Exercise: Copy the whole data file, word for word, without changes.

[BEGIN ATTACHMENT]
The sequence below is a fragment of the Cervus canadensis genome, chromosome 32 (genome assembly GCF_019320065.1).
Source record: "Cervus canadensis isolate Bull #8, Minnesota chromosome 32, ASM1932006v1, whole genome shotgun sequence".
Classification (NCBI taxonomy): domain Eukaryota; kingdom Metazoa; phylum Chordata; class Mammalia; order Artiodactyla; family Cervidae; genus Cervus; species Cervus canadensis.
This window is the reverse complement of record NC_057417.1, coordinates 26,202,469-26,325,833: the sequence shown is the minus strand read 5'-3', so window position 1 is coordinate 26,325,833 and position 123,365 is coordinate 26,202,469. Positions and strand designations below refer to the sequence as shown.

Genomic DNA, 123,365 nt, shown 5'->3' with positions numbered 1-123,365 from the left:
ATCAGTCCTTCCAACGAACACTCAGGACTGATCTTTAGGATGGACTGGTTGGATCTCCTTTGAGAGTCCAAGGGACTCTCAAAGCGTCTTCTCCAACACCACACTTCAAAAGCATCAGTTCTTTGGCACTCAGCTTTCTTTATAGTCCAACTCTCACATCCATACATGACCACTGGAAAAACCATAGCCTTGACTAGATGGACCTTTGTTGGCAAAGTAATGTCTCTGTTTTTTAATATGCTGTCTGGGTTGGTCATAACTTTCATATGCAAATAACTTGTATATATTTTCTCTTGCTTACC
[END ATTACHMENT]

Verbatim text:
The sequence below is a fragment of the Cervus canadensis genome, chromosome 32 (genome assembly GCF_019320065.1).
Source record: "Cervus canadensis isolate Bull #8, Minnesota chromosome 32, ASM1932006v1, whole genome shotgun sequence".
Classification (NCBI taxonomy): domain Eukaryota; kingdom Metazoa; phylum Chordata; class Mammalia; order Artiodactyla; family Cervidae; genus Cervus; species Cervus canadensis.
This window is the reverse complement of record NC_057417.1, coordinates 26,202,469-26,325,833: the sequence shown is the minus strand read 5'-3', so window position 1 is coordinate 26,325,833 and position 123,365 is coordinate 26,202,469. Positions and strand designations below refer to the sequence as shown.

Genomic DNA, 123,365 nt, shown 5'->3' with positions numbered 1-123,365 from the left:
ATCAGTCCTTCCAACGAACACTCAGGACTGATCTTTAGGATGGACTGGTTGGATCTCCTTTGAGAGTCCAAGGGACTCTCAAAGCGTCTTCTCCAACACCACACTTCAAAAGCATCAGTTCTTTGGCACTCAGCTTTCTTTATAGTCCAACTCTCACATCCATACATGACCACTGGAAAAACCATAGCCTTGACTAGATGGACCTTTGTTGGCAAAGTAATGTCTCTGTTTTTTAATATGCTGTCTGGGTTGGTCATAACTTTCATATGCAAATAACTTGTATATATTTTCTCTTGCTTACC